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WVU, Musgrave stymie K-State 10-1

By Dave Hickman, Staff writer

MORGANTOWN — Rarely this season has Harrison Musgrave received the type of support he did Friday night in the opening game of West Virginia’s three-game series with Kansas State.

Then again, this was the kind of night when he didn’t need much support.

Musgrave, last season’s Big 12 pitcher of the year, allowed just three hits and struck out eight over eight innings and WVU continued its recent offensive surge as the Mountaineers routed Kansas State 10-1 in a game pushed back more than 90 minutes by rain at Hawley Field.

“I think the rain delay affected him. He wasn’t sharp the first couple of innings,’’ WVU coach randy Mazey said of Musgrave. “But after that he was typical Harrison.’’

Musgrave certainly has not enjoyed the same kind of success this season as he did last, when he went 9-1 with a 2.17 earned run average and was pretty much unbeatable. The thing is, though, he’s pitched nearly as well, at least statistically. His ERA going into this weekend’s series was nearly identical to last season at 2.18 and is now below it.

Yet Friday’s win was just the fourth of the year for Musgrave (4-3), his first in Big 12 play and the first since he beat Sacramento State on the West Coast to go to 3-0 way back on March 8. His six starts since then had been a nightmare of either no production from the WVU offense or meltdowns by the bullpen.

Musgrave, a junior left-hander from Clarksburg, has tried not to get discouraged with results that have been far different from a year ago.

“I guess it’s part of the game,’’ Musgrave said of just not getting the run support or help from his bullpen. “I mean, nobody goes out there trying to blow leads or purposely walking people. And our offense has tried, but we play in a really good pitching league, so you can’t expect 10 runs every game.’’

Well, against Kansas State, Musgrave didn’t need much from the bullpen because he did get those 10 runs. Not that he needed them on this night, though, because he was pretty much in control the whole way, walking just one and surrendering just three singles.

And he did that against a Kansas State offense that leads the Big 12 in hitting and sent out a lineup in which the first five hitters — and six all together — were batting .304 or better.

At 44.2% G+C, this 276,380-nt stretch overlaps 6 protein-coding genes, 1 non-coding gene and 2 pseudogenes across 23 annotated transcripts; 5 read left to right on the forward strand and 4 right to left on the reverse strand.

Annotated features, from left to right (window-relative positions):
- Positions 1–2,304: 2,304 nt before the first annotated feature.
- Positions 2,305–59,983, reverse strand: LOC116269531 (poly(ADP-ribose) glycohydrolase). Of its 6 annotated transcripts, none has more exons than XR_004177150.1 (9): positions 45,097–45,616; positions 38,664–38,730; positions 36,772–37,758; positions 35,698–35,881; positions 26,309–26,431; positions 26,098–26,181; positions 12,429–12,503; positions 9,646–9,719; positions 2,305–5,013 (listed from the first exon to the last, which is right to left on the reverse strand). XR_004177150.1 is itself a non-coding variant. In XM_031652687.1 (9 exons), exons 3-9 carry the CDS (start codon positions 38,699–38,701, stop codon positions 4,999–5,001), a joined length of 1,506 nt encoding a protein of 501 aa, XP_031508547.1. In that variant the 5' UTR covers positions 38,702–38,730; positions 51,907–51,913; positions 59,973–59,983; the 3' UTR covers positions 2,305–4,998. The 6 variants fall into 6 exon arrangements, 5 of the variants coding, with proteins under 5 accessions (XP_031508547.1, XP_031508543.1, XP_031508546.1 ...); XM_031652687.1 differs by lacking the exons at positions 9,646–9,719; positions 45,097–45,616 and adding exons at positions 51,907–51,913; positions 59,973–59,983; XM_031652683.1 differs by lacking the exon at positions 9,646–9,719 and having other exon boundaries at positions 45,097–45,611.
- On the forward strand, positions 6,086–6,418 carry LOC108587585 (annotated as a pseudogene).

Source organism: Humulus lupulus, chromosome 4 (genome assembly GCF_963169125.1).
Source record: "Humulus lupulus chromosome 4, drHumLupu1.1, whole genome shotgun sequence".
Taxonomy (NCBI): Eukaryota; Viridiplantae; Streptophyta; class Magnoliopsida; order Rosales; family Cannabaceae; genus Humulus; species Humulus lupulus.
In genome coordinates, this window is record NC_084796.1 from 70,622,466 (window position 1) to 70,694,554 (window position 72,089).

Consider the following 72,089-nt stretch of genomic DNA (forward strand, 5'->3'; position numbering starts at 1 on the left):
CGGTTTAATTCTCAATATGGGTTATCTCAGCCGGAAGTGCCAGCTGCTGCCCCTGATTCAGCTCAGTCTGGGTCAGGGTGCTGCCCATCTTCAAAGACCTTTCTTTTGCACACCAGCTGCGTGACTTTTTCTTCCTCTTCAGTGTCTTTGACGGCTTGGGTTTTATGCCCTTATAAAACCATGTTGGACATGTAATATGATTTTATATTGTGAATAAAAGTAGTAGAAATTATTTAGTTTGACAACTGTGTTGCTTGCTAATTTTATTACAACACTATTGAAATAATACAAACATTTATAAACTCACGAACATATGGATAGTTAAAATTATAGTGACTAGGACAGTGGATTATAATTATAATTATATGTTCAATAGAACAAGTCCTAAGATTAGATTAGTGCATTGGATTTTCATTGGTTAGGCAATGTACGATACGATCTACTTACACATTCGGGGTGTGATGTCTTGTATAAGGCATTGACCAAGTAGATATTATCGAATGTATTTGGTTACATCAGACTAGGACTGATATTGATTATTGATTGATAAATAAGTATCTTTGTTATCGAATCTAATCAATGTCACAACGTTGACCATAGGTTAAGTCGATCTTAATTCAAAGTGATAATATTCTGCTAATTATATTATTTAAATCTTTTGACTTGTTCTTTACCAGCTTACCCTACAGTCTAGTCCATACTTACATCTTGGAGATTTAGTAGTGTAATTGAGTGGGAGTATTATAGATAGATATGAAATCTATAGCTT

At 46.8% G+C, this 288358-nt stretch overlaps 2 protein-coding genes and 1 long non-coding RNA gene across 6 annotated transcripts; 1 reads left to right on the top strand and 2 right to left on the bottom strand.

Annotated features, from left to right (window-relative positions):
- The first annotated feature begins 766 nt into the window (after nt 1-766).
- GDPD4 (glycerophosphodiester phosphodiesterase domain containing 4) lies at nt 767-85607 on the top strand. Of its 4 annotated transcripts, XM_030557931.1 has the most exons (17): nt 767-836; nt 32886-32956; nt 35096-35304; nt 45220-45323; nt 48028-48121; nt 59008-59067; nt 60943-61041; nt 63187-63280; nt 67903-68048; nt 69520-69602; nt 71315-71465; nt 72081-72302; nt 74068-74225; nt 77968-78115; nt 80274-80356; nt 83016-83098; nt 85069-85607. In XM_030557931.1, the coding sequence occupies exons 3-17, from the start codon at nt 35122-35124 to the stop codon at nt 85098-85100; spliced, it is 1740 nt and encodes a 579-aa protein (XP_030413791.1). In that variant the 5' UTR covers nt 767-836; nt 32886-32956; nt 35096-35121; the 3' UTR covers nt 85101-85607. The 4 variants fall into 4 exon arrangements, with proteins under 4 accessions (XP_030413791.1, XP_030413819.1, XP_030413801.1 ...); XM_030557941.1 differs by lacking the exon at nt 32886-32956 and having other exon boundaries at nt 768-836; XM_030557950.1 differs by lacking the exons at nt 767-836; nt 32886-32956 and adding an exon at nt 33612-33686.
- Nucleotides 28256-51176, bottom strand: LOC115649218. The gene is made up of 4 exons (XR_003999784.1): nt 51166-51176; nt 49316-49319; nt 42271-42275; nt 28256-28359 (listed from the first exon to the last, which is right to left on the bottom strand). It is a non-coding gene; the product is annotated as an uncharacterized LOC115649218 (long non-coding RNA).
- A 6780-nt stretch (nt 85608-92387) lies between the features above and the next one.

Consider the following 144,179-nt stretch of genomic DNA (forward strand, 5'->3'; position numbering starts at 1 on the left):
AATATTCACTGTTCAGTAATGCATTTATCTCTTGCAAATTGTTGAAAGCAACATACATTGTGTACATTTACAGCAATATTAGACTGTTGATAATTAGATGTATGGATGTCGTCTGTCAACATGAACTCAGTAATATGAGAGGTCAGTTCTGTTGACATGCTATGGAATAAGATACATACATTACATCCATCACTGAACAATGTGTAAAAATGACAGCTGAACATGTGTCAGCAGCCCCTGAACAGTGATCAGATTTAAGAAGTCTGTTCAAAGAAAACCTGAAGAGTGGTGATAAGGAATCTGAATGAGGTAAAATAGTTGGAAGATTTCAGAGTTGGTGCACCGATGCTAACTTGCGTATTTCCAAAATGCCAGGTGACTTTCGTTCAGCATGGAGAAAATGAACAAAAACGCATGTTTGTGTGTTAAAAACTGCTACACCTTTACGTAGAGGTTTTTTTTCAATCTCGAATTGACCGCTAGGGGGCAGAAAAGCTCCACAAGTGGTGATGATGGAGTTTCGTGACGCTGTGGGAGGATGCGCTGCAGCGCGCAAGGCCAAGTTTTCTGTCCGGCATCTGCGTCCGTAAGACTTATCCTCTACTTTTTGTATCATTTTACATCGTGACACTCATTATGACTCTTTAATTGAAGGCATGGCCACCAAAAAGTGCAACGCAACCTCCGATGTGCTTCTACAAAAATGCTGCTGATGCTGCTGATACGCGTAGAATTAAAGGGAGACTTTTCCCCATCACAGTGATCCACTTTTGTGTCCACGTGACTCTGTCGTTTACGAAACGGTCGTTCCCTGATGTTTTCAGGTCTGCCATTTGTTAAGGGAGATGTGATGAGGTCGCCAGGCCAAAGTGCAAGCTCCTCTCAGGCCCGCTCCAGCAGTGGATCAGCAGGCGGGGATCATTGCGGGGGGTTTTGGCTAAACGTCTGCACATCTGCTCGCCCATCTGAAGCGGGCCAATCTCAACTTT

“They’re really good offensively,’’ Mazey said of the Wildcats. “That just goes to show how well Harrison pitched.’’

The WVU offense, which had produced more than three runs in a Musgrave start only once in his last six starts, gave him plenty to work with, staking him to a 7-0 lead by the end of the fourth inning.

“When you score 10 runs,’’ Musgrave said, “it makes pitching a lot easier.’’

West Virginia’s offense battered Kansas State starter Levi MaVorhis (5-5) right from the start. Second baseman Billy Fleming had RBI singles in the first and third innings, Bobby Boyd had a two-run single in the sixth and shortstop Taylor Munden doubled home two more in the sixth to increase the lead to 9-0.

The most impressive shot, though, came from first baseman Ryan McBroom, who hasn’t had many lately. McBroom hammered a line drive over the fence in center field that scored two in the fifth, his seventh home run of the season but his first since hitting one out of Appalachian Power Park against Baylor on March 30.

The win over the Wildcats was big for WVU for a variety of reasons, not the least of which is getting a good start to the three-game series, which continues with a 4 p.m. game today and then a noon start Sunday. West Virginia (22-16) is also trying to continue a push toward a possible NCAA tournament at-large berth despite a Big 12 record that now stands at just 5-7. But playing in the No. 2 conference in the country, that record is still good enough for a spot in the Top 30 of college baseball’s Rating Percentage Index.

But conversely, the Mountaineers are also trying to gain some separation from Kansas State at the bottom of the Big 12 standings. The Wildcats (23-20, 4-9 Big 12) won the league’s regular-season title last spring but are last in the nine-team league now. The last-place team is the only one that doesn’t get a spot in the eight-team Big 12 tournament in Oklahoma City.

“We went out there and beat them like this the first game and then they came back and beat us twice,’’ Mazey reminded after Friday night’s win. “So we still have a lot of work to do.’’

Reach Dave Hickman at 304-348-1734 or dphickman1@aol.com or follow him at Twitter.com/dphickman1.


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